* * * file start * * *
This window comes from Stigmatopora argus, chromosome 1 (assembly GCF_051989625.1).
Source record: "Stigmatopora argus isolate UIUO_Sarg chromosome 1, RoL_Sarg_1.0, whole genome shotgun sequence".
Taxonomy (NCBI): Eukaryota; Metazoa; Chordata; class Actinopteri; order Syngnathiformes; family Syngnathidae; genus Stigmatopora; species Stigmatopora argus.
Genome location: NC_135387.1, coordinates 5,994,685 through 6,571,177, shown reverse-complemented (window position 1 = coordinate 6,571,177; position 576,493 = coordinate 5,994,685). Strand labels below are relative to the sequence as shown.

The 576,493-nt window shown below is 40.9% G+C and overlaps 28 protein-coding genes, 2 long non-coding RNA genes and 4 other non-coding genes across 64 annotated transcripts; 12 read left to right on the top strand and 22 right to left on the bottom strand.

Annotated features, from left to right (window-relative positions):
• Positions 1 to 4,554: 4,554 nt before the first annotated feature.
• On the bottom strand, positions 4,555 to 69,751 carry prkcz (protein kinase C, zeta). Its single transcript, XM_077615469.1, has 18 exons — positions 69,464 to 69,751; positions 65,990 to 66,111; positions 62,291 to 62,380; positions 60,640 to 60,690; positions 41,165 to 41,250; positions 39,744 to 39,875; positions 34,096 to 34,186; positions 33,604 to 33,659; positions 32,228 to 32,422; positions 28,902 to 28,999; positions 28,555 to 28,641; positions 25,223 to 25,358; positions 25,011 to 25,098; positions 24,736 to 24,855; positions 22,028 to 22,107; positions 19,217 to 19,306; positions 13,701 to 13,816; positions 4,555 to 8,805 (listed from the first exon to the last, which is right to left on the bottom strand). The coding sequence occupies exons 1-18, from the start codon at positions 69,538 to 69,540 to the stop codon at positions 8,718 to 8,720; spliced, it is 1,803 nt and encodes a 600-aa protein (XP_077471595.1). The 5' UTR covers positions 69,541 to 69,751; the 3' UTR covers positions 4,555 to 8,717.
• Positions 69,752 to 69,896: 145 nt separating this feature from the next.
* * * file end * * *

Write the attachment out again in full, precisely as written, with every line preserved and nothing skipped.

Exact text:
This window comes from Stigmatopora argus, chromosome 1 (assembly GCF_051989625.1).
Source record: "Stigmatopora argus isolate UIUO_Sarg chromosome 1, RoL_Sarg_1.0, whole genome shotgun sequence".
Taxonomy (NCBI): Eukaryota; Metazoa; Chordata; class Actinopteri; order Syngnathiformes; family Syngnathidae; genus Stigmatopora; species Stigmatopora argus.
Genome location: NC_135387.1, coordinates 5,994,685 through 6,571,177, shown reverse-complemented (window position 1 = coordinate 6,571,177; position 576,493 = coordinate 5,994,685). Strand labels below are relative to the sequence as shown.

The 576,493-nt window shown below is 40.9% G+C and overlaps 28 protein-coding genes, 2 long non-coding RNA genes and 4 other non-coding genes across 64 annotated transcripts; 12 read left to right on the top strand and 22 right to left on the bottom strand.

Annotated features, from left to right (window-relative positions):
• Positions 1 to 4,554: 4,554 nt before the first annotated feature.
• On the bottom strand, positions 4,555 to 69,751 carry prkcz (protein kinase C, zeta). Its single transcript, XM_077615469.1, has 18 exons — positions 69,464 to 69,751; positions 65,990 to 66,111; positions 62,291 to 62,380; positions 60,640 to 60,690; positions 41,165 to 41,250; positions 39,744 to 39,875; positions 34,096 to 34,186; positions 33,604 to 33,659; positions 32,228 to 32,422; positions 28,902 to 28,999; positions 28,555 to 28,641; positions 25,223 to 25,358; positions 25,011 to 25,098; positions 24,736 to 24,855; positions 22,028 to 22,107; positions 19,217 to 19,306; positions 13,701 to 13,816; positions 4,555 to 8,805 (listed from the first exon to the last, which is right to left on the bottom strand). The coding sequence occupies exons 1-18, from the start codon at positions 69,538 to 69,540 to the stop codon at positions 8,718 to 8,720; spliced, it is 1,803 nt and encodes a 600-aa protein (XP_077471595.1). The 5' UTR covers positions 69,541 to 69,751; the 3' UTR covers positions 4,555 to 8,717.
• Positions 69,752 to 69,896: 145 nt separating this feature from the next.